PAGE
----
Think your eyes have no trouble detecting when an object changes color, size, or shape? This new illusion crafted by Harvard's Jordan W. Suchow and George A. Alvarez might just prove you wrong.

Focus your eyes on the white dot in the center of the video above. While the dots arranged in each image remain static, their various transitions are quite obvious. When the images begin to rotate, however, those dots suddenly don't seem to be changing quite as fast, if at all. They are still making the same transitions they were before the motion began; you just aren't seeing it.

Harvard Department of Psychology graduate student Jordan Suchow and professor George Alvarez created these optical illusions to demonstrate how closely motion and object appearance are tied together in our vision.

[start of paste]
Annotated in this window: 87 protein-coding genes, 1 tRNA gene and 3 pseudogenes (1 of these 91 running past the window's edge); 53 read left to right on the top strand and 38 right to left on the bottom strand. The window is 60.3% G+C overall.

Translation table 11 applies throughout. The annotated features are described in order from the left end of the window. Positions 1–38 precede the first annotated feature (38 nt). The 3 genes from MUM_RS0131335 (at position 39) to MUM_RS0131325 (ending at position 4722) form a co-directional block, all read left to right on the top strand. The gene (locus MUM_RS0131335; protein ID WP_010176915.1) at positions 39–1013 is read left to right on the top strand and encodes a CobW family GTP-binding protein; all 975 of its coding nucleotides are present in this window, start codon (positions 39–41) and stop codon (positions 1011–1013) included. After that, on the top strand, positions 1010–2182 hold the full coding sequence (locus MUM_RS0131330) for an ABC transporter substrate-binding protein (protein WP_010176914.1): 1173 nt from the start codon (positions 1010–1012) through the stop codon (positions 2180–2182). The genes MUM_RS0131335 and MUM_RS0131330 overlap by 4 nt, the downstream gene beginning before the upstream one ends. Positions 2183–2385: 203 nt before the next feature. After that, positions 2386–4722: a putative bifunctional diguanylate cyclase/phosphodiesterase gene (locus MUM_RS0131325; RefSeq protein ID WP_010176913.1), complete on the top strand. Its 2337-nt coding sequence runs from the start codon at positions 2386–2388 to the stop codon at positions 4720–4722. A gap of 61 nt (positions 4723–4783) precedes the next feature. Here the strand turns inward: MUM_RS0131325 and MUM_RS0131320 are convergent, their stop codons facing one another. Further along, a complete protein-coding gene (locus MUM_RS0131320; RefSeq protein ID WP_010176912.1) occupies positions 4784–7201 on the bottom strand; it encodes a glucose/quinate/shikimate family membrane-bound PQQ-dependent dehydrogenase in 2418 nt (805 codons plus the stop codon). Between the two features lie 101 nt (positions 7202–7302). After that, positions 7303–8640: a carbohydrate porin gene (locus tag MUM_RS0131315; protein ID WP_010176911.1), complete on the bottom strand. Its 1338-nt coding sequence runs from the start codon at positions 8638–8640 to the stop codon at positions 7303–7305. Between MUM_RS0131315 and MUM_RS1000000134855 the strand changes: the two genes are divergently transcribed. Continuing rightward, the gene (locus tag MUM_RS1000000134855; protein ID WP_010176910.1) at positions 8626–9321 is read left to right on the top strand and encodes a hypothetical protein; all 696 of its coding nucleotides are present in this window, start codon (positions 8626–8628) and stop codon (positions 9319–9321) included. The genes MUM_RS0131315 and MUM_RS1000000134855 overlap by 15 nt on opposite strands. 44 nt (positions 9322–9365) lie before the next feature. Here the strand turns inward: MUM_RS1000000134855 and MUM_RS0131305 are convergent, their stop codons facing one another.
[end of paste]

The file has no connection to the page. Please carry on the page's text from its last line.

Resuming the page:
This motion-induced failure to perceive changes in objects is known as silencing. People's vision might simply register the object's last perceived state before movement and lock it in place - an orange dot will remain orange in their vision, even though it has since transitioned to red or yellow. They call this freezing.

In another account of silencing, known as implicit updating, the viewer always sees the current state of the object, but remains unaware of the ongoing transition.

Why does this happen?

According to the paper Suchow and Alvarez published recently on the topic (you can read that here), our visual system must register an object's state in order to detect changes in a moving object. If one presumes the tools needed to pull this off are local - a fixed spot on the retina to a fixed position in an image - a fast moving image might not register long enough in one spot in order for the eye to detect anything other than general movement.

The illusion serves as a lovely reminder that we can't always trust our vision. Just because it's right in front of our eyes doesn't mean we're seeing it.

Motion Silences Awareness of Visual Change [Current Biology]